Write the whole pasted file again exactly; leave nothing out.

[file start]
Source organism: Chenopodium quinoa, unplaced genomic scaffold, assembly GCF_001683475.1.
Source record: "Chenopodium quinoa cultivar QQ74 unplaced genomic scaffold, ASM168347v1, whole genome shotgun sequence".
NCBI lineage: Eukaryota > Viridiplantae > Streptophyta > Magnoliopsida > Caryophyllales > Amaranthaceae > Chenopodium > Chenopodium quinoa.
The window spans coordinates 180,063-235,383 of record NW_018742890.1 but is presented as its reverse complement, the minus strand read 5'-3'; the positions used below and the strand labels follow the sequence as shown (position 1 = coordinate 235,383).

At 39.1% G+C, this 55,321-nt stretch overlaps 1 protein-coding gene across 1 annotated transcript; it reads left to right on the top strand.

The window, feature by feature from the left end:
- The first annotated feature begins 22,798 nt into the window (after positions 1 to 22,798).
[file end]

Source organism: Chenopodium quinoa, unplaced genomic scaffold, assembly GCF_001683475.1.
Source record: "Chenopodium quinoa cultivar QQ74 unplaced genomic scaffold, ASM168347v1, whole genome shotgun sequence".
NCBI lineage: Eukaryota > Viridiplantae > Streptophyta > Magnoliopsida > Caryophyllales > Amaranthaceae > Chenopodium > Chenopodium quinoa.
The window spans coordinates 180,063-235,383 of record NW_018742890.1 but is presented as its reverse complement, the minus strand read 5'-3'; the positions used below and the strand labels follow the sequence as shown (position 1 = coordinate 235,383).

At 39.1% G+C, this 55,321-nt stretch overlaps 1 protein-coding gene across 1 annotated transcript; it reads left to right on the top strand.

The window, feature by feature from the left end:
- The first annotated feature begins 22,798 nt into the window (after positions 1 to 22,798).